Jason-1 celebrates 10 years of space-based altimetry
06 December 2011
A joint CNES-NASA program, with Thales Alenia Space as prime contractor
Cannes, December 6, 2011 -- Thales Alenia Space joins French space agency CNES and NASA of the United States to celebrate the 10th anniversary of the Jason-1 satellite launched on December 7, 2001. Thales Alenia Space originally teamed up with French Space Agency CNES to develop the technology for the Poseidon spaceborne altimeter, and tested on the Topex satellite as early as 1992, marking a real revolution in oceanography. The accuracy of the measurements delivered by this high-precision instrument demonstrated the thermohaline circulation (movement of currents) in the oceans, a major energy engine governing the global climate, as well as the rise in sea levels due to global warming.
Jason-1 was fitted with a follow-on Poseidon 2 instrument, enabling it to ensure the continuity of these measurements and deploy a real operational oceanographic monitoring system in conjunction with weather forecasting agencies Eumetsat in Europe and NOAA in the United States.
Originally designed for a service life of three years, Jason-1 is still in operation ten years after launch. Thales Alenia Space was prime contractor for the Jason system and its main instrument. It also built the Jason-2 satellite, launched in 2008, and is developing the Jason-3 satellite for launch in 2014.
Because of Thales Alenia Space's outstanding development and production experience in spaceborne altimetry, the company was also chosen to build the main instruments on other satellites from around the world: Cryosat and Sentinel 3 for ESA, GFO-2 for the U.S. Navy, GEO-IKP for Russia, Saral for France and India, and CFOSat for France and China.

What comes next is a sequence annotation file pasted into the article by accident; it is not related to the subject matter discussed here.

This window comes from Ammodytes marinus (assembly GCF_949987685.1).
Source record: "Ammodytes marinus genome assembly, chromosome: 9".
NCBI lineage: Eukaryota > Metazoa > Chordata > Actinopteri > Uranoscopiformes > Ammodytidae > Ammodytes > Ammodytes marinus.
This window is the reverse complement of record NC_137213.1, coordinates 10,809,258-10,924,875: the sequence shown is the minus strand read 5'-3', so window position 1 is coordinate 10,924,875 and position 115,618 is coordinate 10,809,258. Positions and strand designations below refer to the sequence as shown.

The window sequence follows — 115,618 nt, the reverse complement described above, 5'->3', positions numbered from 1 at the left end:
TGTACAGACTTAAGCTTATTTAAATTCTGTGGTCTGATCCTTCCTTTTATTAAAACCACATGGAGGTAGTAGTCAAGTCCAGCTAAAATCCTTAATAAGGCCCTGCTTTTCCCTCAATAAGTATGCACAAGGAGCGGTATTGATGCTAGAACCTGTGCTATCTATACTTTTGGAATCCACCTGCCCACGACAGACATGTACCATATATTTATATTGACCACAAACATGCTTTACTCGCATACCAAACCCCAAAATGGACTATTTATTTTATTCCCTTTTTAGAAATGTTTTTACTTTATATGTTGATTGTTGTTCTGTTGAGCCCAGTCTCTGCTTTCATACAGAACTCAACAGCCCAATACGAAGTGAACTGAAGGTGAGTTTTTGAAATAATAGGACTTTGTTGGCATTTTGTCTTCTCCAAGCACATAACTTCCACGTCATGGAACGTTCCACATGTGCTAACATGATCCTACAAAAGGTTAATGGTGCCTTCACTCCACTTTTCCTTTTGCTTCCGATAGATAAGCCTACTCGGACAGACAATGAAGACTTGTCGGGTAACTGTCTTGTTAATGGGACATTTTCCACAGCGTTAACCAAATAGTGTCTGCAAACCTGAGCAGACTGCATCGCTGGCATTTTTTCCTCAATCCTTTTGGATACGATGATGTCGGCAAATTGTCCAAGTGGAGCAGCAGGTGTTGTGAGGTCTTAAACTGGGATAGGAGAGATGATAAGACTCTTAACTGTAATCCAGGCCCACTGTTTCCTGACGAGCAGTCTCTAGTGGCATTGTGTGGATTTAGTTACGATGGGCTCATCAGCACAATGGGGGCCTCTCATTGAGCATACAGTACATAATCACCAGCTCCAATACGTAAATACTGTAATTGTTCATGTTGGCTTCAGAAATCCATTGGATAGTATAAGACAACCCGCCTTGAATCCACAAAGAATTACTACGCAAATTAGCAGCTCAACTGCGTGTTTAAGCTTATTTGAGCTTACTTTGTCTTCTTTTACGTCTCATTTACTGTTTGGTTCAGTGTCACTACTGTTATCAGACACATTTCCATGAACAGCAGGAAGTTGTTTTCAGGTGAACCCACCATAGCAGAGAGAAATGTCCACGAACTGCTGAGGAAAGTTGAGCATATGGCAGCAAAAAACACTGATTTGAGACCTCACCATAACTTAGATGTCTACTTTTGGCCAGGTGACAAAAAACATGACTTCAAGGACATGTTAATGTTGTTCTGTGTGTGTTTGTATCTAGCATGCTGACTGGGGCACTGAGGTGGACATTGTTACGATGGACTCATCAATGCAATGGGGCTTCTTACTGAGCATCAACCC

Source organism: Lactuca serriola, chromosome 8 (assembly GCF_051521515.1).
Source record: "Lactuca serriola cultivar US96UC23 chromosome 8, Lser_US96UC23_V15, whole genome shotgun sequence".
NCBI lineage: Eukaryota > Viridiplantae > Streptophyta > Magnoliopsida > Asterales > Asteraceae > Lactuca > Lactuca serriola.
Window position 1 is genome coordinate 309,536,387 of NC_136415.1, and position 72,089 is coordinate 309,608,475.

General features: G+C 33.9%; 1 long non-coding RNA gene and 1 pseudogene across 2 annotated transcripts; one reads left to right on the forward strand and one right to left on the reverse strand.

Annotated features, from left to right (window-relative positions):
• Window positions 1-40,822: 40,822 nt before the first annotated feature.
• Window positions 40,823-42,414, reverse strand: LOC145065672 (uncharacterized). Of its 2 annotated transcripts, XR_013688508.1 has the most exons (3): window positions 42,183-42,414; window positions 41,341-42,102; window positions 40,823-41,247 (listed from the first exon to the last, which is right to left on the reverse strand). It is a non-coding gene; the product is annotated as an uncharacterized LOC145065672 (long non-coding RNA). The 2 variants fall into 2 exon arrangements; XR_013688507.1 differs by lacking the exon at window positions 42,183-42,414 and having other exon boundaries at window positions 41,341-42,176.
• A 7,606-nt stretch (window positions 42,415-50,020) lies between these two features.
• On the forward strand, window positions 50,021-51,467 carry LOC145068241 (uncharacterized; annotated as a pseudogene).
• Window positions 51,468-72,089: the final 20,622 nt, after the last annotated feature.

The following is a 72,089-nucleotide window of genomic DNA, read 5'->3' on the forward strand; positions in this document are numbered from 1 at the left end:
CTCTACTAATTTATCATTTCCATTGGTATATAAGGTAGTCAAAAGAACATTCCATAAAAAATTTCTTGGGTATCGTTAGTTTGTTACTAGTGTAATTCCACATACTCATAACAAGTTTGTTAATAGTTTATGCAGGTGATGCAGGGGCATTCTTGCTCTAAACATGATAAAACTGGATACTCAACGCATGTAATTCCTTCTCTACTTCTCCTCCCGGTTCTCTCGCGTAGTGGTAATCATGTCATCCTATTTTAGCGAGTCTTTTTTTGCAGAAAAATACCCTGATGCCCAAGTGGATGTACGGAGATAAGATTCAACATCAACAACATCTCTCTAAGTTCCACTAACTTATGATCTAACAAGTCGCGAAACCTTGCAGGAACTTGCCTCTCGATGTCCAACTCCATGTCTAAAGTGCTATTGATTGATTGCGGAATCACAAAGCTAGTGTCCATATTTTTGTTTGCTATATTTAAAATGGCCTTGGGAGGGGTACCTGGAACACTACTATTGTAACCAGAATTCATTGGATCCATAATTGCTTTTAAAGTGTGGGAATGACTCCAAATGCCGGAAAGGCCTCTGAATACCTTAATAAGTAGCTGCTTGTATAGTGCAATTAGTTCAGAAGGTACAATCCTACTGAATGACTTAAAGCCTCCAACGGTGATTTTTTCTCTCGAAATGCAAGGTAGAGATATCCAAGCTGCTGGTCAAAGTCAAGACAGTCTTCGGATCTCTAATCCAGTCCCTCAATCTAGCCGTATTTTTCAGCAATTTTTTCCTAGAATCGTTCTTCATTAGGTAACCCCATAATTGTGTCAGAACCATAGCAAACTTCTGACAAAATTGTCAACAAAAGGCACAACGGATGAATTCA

The launch of Jason-1 was also the first flight of the Proteus platform, developed by Thales Alenia Space with CNES, and subsequently used with great success on several CNES missions in partnership with NASA and ESA: Calipso (to study aerosols in the atmosphere), Corot (search for exoplanets), SMOS (ocean salinity and soil humidity) … and of course on Jason-2 and -3.
"Jason and Poseidon clearly illustrate Thales Alenia Space's long-standing commitment to environmental monitoring, starting with Meteosat 1 back in the 1970s," said Reynald Seznec, CEO of Thales Alenia Space. "We have made unflagging investments in this sector, as reflected in our achievements, whether the instruments carried on missions like Envisat and MetOp, or as prime contractor on ambitious missions such as GOCE and Sentinel 1. Today, we are developing the third generation of Meteosat weather satellites, and we are also studying solutions that will help us better evaluate the multifaceted challenge of global warming and define the responsible policies needed to address this challenge."
About Thales Alenia Space
The European leader in satellite systems and a major player in orbital infrastructures, Thales Alenia Space is a joint venture between Thales (67%) and Finmeccanica (33%). Thales Alenia Space and Telespazio embody the two groups’ “Space Alliance”. Thales Alenia Space sets the global standard in solutions for space telecommunications, radar and optical Earth observation, defense and security, navigation and science. With consolidated revenues of 2 billion euros in 2010, Thales Alenia Space has 7,200 employees at 10 industrial sites in France, Italy, Spain, Germany and Belgium.
Thales Alenia Space Press Contact
Sandrine Bielecki - Tel: +33 (0)4 92 92 70 94
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